Manhattan Beach Salvatore’s on Highland: The little shop that could 

Harry Ashikian in his shoe and handbag repair shop, Salvatore’s. Photo

How a shoe repairman 

changed with the times

and his neighborhood 


On Highland Avenue between 35th and 36th street, just south of El Porto, sits a quaint little shoe and handbag repair shop called Salvatore’s. The shop has been in business since 1979 and is currently under the ownership of Harry Ashikian. He took over the business in 1984 after Salvatore himself retired, and has worked over the past 35 years to grow and expand the company.

Ashikian began working on shoes as a teenager in his father’s shoe shop in Aleppo, Syria. He worked under his father’s tutelage for six years, learning the meticulous craft of shoe repair. He immigrated to the United States in 1983, at 23, joining his uncle in San Pedro. 

Once settled in California, Ashikian was faced with the challenge of becoming acclimated in a foreign country. He soon found comfort in his new home, routinely going to a dance club called Harry O’s, which was located on Highland where Baja Sharkeez stands today. It was the back and forth travel to this dance club that allowed Harry to come across Salvatore’s, and eventually secure a job there.

He rose from employee to owner, taking over the shop only a year after arriving in the country. 

“The experiences I’ve gained since taking ownership have taught me a lot about the industry,” Ashikian said. 

This knowledge has helped him stay competitive with changing times. Ashikian has expanded his services to include handbags. 

“The demand for shoe repairs on the West Coast is much lower because many people don’t consistently wear dress shoes,” Ashikian said.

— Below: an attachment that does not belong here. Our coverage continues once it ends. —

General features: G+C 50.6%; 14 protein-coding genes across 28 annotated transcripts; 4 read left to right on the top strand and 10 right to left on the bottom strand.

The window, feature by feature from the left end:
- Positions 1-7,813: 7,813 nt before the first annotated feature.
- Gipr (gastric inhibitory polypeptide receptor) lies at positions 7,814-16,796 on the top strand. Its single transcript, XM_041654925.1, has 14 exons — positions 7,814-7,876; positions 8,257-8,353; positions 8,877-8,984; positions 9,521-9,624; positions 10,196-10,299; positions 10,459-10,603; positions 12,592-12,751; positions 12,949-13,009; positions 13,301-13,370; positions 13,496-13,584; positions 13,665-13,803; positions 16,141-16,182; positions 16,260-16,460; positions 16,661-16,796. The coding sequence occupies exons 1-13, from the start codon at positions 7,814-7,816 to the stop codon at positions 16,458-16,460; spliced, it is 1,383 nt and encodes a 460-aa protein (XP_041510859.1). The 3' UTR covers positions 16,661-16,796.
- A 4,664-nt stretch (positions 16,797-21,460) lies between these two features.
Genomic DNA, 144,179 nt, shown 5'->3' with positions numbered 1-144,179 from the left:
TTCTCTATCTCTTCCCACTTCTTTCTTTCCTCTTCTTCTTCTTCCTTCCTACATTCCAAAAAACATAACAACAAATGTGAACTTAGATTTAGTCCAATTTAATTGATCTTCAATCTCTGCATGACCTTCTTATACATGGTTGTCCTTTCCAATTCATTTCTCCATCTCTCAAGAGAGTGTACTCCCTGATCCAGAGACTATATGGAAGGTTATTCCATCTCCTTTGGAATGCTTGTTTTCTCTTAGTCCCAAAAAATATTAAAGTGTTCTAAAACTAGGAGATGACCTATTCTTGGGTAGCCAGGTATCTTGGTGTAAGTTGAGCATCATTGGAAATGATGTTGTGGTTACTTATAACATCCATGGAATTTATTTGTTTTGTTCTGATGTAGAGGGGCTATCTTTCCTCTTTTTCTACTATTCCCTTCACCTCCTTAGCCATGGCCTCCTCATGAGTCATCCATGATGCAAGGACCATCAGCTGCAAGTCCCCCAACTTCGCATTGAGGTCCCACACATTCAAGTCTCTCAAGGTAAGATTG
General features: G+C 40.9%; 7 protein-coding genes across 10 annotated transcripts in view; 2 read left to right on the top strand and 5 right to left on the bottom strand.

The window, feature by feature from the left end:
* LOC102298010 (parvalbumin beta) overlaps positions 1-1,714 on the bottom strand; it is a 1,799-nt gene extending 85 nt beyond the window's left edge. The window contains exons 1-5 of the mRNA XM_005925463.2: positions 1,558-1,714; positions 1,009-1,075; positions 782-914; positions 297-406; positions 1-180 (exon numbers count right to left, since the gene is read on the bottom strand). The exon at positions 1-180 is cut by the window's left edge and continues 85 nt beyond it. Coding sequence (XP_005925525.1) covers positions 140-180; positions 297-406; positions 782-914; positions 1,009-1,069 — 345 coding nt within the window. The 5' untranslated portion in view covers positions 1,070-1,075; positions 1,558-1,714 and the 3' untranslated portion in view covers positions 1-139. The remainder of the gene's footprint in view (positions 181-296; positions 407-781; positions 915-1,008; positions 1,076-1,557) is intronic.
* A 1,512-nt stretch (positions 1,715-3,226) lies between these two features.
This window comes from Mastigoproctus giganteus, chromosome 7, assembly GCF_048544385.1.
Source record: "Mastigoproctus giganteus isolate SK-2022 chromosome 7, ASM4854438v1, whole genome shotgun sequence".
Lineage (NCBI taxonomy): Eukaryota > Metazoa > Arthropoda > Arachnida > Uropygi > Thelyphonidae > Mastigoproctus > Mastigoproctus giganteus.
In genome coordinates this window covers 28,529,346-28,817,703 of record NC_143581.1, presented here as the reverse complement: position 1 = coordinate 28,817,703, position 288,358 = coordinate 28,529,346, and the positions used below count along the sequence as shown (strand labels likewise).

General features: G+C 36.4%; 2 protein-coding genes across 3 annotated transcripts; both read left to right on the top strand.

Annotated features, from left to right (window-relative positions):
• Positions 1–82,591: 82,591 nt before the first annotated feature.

This forced Ashikian to pivot, and because of the popularity of designer handbags, it served as a great opportunity. He became not only the neighborhood shoe man, but its bag repairman. This dual expertise made Ashikian stand out in the local market. He also adjusted to changing times by making repairs to sneakers and boots as well as traditional shoes. To do so, he imports materials from a company called Vibroum, which manufactures soles for anything from flip flops to snow boots. Additionally, through the use of social media, Ashikian began taking orders from out of state. 

All of these strategies have helped him keep his little shop not only surviving but thriving. Given that Ashikian is the only person who works in his North Manhattan shop, it is vital to him that he provides the best service in the quickest amount of time. He prides himself on his ability to work fast, claiming to “take just a few days for projects that may take others over a week.”

Ashikian is also passionate about the community in which he works. He is deeply involved with the North Manhattan Beach Business Improvement District (BID). The BID, as he puts it, aims to “make North Manhattan a destination.” He has been on the board of the organization for 25 years and has devoted much of his time to helping its cause. 

“I just want to find ways to improve the community I have been a part of for so long,” Ashikian said. 

Through their contributions to the BID, Ashikian and his fellow business owners have generated money for painting crosswalks, planting trees, and installing street lights. Ashikian hopes that through these investments, North Manhattan Beach will be able to rival downtown Manhattan Beach and Hermosa Beach in terms of business, foot traffic, and sense of community.

“I hope this story brings as much attention to my community,” Ashikian said, “as it does to my business.”


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